In short, if you seek the unusual, the preternatural thrill, the mysteries and the magic of a most magical time of year, these perfumes will be honored to send eerie shivers down your spine.

Because every day should be Halloween!

At least in October.


Serge Lutens perfumes are available from Luckyscent and for European customers, directly from the Serge Lutens website. Trayee and Ashoka are available at Luckyscent and from Neela Vermeire Crèations. Rouge Avignon is available directly from Phaedon. Baudelaire is available from Luckyscent and First in Fragrance. Histoires de Parfums 1740 is at Luckyscent and First in Fragrance. Amouage Memoir Man & Woman can be found at Luckyscent and First in Fragrance. Neil Morris’ Midnight is available through his Vault collection of perfumes by request. House of Cherry Bomb’s Immortal Mine is available at Indie Scents. Opus Oils’ Babylon Noir is available directly from the Opus Oils website, Ormonde Woman from Ormonde Jayne London, Lil directly from Olympic Orchids. Amouage Opus VII is available from Luckyscent, First in Fragrance and directly from the Amouage website.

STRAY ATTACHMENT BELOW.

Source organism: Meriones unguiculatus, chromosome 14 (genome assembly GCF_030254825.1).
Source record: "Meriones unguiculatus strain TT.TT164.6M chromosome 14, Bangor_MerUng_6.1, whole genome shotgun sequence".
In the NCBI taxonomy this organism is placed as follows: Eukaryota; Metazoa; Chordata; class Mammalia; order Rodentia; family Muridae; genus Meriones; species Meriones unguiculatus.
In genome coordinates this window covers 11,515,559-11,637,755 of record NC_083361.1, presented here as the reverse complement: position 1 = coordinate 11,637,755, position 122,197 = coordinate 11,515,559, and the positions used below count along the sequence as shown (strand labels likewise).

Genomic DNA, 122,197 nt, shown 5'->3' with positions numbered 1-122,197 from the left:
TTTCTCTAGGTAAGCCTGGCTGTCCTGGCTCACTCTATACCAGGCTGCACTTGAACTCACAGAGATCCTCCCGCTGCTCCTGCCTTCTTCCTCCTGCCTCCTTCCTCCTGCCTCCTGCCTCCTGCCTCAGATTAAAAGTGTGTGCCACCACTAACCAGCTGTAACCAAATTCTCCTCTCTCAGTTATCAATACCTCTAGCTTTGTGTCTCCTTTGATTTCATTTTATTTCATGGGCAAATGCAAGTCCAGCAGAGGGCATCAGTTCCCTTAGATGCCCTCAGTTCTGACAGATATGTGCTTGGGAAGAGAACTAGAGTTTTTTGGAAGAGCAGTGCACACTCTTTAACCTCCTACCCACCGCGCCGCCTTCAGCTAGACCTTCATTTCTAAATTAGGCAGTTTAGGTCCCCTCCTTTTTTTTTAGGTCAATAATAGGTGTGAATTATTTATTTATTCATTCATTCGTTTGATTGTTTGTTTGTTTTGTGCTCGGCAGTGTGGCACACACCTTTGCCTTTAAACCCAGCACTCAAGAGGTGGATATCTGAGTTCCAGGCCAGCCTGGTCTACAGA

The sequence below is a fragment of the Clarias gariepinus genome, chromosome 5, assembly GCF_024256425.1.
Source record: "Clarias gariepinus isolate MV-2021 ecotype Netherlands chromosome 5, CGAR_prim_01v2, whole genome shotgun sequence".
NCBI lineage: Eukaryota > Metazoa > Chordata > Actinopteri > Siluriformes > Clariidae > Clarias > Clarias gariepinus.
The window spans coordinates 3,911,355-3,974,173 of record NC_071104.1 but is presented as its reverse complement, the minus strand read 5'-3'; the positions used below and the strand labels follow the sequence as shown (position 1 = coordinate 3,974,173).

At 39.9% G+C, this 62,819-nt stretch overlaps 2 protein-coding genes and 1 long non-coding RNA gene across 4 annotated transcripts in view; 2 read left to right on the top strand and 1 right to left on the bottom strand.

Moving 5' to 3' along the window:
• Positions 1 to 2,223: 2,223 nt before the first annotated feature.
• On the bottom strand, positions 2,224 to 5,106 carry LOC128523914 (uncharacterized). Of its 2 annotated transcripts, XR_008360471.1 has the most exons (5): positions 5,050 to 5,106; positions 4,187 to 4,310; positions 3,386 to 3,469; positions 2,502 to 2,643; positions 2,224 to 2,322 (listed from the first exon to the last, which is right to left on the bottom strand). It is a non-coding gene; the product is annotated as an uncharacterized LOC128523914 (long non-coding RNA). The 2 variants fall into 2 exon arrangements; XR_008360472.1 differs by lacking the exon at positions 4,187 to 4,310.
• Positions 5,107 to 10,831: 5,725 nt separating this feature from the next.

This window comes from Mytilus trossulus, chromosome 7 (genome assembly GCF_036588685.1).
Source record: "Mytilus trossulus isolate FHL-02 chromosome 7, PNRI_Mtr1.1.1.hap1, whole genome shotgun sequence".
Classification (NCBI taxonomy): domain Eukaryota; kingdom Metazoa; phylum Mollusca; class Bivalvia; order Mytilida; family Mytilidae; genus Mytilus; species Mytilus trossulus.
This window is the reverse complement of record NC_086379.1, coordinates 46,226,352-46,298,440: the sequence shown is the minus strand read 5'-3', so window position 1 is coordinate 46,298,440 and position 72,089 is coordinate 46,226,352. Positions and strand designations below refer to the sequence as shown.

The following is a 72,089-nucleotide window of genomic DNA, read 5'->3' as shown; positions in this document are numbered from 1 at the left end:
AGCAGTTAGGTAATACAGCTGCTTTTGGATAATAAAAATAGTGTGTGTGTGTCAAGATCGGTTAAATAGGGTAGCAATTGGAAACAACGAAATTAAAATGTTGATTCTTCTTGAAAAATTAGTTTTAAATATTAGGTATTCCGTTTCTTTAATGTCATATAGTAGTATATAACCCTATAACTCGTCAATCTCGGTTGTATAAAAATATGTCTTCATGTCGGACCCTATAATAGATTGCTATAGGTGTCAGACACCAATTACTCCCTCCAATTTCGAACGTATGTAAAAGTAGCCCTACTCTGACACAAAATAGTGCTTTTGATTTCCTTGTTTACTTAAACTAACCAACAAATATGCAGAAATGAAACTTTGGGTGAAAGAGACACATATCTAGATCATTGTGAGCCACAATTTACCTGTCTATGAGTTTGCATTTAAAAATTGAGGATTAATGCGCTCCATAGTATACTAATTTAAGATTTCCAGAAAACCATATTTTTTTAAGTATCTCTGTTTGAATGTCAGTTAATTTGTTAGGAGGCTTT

With thanks to the reader who inspired the post…;)

Illustrations: Franz von Stuck, Die Sünde, 1893 and Lucifer, 1890.

The Witch of Avignon


–  A review and a tale of Phaedon Paris’ Rouge Avignon

Avignon, December 1352

The summons came two short winter days before the feast of Saint Nicholas, when all of Avignon whispered what the world would soon come to know.

His Holiness Clement VI lay dying.

In a time when all certainty still reeled from the specter of the Black Death and faith, death and life itself called into question, the one constant – the Pope himself – would soon go to his own reward. Or punishment, as some of the cardinals murmured among themselves in the shadowy halls of the palace, jostling for position and power in preparation for the conclave to come.

She knew he would send for her before the end, knew from long acquaintance and their mutual history that the man would say goodbye before the Pope breathed his last.

So she wrapped up warm against the winter chill and damp that swirled like smoke above the Rhône, and followed the liveried page across the bridge, bracing herself for the last farewell to come, and paid the chill in her blood, the foreboding in her heart no mind.

It was warm in the private apartments, the fires crackling in defiance of the cold outside, the candlelight burnishing the gold plate on the tables, the jeweled and gilt wall hangings and the rich hues of the rugs on the marble floor with its own polish, the censers in the corners exuding their own fragrant divinity on the secular scene in the room.